Sylvester Manor is a house first constructed c. 1652 for Nathaniel and Grizzell Sylvester, their eleven children, and likely several slaves and indentured servants. This original house remained intact until c. 1737, until Nathaniel’s grandson, Brinley Sylvester, rebuilt the residence close to the same location.
The Sebonac Creek Site is a Shinnecock settlement occupied from the Late Woodland period until the contact period. A stone pottery fragment resembling a Thunderbird design was found along with evidence of a large wigwam ( 15 by 20 feet ), accompanied by another smaller wigwam (15 by 10 feet) southeast. In the center was a fireplace. Also to the east, a burial was discovered, containing one body.
Today, the Sebonac Creek site is situated on the edge of the National Golf Links of America.
Sugar Loaf Hill is an Orient Period burial site facing south eastern, the only Orient burial site known outside of the North Fork of Long Island. During the 20th century, despite being known and marked on maps as early as 1797, the burial grounds were desecrated and developed for contemporary residence.
The end of the woods
The indigenous peoples who inhabited the general area of Noyack were a small segment of the Shinnecock, known as the Weckatuck (meaning “end of the woods or trees, or end of the cove or creek.” Sometimes spelled Wickatuck, Wecutake, Wecatuck, Weckatuck, Weeckatuck) . Described by Southampton in a 1964 publication, they were peace loving Indians who settled in isolated groups and lived off shellfish and game. They farmed to a limited degree. Six or eight families lived on one site until the farming land was exhausted, or until collection of refuse became a serious problem. The largest known encampment of Noyack Indians was beside the Mill Pond, now known as the Trout Pond. The last known Weckatucks lived in a teepee back of Mill Pond shortly before the end of the nineteenth century. 1
The Stony Brook Site is a prehistoric Indian Village located in the town of Stony Brook, New York, often described as an area on the North Store of “Aunt Amy’s Creek.” Found in 1956 and later excavated by William A. Ritchie in 1959, Ritchie describes the component as “Indians [who] are believed to be of the pre-ceramic archaic group who wandered from one semi-permanent camp to the next from c. 3000 B.C to 1000 B.C.” In 1981, Edward Johannemann, director of the Long Island Archaeological Project at the State University at Stony Brook, described the site as a 3,000 year old weapons factory. 1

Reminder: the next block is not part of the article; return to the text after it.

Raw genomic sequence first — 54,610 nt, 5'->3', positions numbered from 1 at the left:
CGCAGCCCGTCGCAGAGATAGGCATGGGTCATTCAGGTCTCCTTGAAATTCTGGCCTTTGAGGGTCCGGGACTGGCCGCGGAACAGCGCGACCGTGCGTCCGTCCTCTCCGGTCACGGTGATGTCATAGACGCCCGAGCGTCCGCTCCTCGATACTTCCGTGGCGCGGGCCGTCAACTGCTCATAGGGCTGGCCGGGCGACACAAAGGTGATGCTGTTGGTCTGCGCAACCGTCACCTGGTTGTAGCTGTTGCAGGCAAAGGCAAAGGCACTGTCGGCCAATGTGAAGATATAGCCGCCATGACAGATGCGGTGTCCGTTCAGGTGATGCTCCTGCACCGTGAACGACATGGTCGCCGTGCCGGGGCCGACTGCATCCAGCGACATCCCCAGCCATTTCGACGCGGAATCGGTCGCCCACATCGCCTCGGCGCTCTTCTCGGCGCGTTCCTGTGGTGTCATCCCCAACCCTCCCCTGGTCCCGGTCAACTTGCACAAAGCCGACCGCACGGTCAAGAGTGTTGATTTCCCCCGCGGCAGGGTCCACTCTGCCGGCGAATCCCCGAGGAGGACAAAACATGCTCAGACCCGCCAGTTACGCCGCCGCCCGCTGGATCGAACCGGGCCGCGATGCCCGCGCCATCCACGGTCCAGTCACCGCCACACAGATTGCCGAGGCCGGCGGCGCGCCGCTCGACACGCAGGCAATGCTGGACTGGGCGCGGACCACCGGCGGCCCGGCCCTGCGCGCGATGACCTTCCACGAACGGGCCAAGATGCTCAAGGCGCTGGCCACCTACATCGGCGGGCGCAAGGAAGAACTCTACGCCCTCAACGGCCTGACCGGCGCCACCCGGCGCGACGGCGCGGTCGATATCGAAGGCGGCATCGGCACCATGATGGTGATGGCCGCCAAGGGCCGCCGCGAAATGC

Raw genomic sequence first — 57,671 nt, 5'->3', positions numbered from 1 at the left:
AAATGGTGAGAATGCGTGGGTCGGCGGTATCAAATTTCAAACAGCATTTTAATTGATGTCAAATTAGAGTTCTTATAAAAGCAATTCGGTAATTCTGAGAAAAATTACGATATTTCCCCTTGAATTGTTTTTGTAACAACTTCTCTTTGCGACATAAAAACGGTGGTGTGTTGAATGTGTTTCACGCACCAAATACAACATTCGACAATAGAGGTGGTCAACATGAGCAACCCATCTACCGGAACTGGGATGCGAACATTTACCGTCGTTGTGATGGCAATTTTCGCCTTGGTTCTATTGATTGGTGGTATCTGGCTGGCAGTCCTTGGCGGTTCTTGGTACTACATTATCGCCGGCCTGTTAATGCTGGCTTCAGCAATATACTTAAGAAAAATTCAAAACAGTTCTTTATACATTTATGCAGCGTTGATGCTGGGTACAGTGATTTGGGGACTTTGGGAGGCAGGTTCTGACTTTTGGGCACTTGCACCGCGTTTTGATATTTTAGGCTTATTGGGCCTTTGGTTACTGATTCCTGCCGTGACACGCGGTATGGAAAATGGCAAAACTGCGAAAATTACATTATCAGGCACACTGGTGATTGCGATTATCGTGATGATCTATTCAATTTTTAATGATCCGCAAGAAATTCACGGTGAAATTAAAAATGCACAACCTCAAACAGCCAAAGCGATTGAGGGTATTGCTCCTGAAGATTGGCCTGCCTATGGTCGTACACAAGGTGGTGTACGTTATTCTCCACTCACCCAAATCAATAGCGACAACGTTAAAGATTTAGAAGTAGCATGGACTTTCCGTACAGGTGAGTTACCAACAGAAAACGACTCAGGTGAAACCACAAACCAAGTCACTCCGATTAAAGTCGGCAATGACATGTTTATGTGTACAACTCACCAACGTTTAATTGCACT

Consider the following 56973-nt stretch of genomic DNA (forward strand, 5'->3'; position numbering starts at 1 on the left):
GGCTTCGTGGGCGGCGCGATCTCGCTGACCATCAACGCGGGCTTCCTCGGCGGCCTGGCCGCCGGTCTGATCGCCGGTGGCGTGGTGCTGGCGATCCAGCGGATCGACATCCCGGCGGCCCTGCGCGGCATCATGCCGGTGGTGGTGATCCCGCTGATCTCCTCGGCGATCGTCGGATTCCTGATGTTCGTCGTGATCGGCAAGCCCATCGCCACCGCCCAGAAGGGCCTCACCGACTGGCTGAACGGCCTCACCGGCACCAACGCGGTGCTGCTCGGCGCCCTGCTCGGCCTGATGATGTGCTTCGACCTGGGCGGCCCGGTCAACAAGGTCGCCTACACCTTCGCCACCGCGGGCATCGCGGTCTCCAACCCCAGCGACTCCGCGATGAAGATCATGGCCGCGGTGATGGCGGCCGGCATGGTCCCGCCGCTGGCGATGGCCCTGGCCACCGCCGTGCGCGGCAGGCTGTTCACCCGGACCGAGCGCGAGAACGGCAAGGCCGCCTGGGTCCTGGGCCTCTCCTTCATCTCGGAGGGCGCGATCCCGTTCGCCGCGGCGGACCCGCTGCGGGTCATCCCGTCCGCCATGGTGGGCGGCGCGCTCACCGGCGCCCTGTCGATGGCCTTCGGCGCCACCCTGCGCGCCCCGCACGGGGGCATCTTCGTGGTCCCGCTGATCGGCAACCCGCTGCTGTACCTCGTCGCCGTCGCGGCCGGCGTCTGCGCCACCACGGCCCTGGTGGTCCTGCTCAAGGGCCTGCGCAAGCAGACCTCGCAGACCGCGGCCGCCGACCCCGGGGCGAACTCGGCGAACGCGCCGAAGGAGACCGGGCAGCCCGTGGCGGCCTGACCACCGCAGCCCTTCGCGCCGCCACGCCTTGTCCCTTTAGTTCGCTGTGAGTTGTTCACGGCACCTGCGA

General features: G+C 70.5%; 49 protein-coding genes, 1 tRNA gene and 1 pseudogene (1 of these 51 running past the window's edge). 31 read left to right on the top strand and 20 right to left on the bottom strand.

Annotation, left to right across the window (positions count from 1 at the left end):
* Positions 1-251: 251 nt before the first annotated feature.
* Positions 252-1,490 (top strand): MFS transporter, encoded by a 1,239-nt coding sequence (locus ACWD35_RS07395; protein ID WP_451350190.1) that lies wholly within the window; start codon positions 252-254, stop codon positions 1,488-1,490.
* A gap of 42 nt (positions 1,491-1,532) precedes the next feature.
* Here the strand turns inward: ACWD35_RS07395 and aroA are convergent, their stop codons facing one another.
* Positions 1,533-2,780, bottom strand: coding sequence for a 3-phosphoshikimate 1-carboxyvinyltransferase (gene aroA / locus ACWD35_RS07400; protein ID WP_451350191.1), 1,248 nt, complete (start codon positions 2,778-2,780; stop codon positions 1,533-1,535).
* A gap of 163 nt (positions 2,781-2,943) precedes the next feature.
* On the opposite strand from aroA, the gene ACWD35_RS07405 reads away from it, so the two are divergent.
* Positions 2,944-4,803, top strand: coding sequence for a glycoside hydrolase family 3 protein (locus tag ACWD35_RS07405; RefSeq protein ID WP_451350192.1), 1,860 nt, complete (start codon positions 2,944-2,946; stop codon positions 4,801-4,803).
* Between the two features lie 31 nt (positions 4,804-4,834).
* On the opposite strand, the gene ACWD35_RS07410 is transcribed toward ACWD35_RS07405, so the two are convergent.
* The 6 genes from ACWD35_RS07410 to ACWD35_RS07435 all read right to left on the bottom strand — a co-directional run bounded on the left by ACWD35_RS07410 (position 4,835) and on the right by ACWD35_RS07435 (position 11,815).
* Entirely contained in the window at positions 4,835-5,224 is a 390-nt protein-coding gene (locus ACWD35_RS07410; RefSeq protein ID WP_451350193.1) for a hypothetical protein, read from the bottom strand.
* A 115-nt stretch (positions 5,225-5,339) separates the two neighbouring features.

In 2003, a group burial was discovering during residential development and a house barn construction, dating back to between 1400 to 1640 AD. Shinnecock tribal members argued against further disruption of the soil, seeing the proposed barn as a cemetery site.
Despite resistance, the private owners continued development while the remains were reburied in an undisclosed location on Shelter Island.
The final court decision in 1961 resulted in success for the Shinnecock Tribe, preserving the land as part of the reservation. The foundations for the houses can still be seen today.
The Duke site, named after Anthony Drexel Duke, is a site that was excavated by the New York State Archaeological Association, L.I. Chapter in 1974. On this site, a shell midden was found, suggesting the presence of indigenous occupation in the area.
Nearby is the well-document Ashawagh settlement site, located on the shore of Hand’s Creek, west of Three Mile Harbor.
Eastville in Sag Harbor is a contemporary community, formed largely the descendants of Freed Native and black slaves, black and Native whalers, and European settlers. The neighborhood was first established in the early twentieth century by free people of color, who then increased in size as whites.
Eastville, being located at a major whaling port, was the destination for many Montauketts seeking economic opportunities during the nineteenth century. Later in the twentieth century, community members worked in the local industrialized factories.1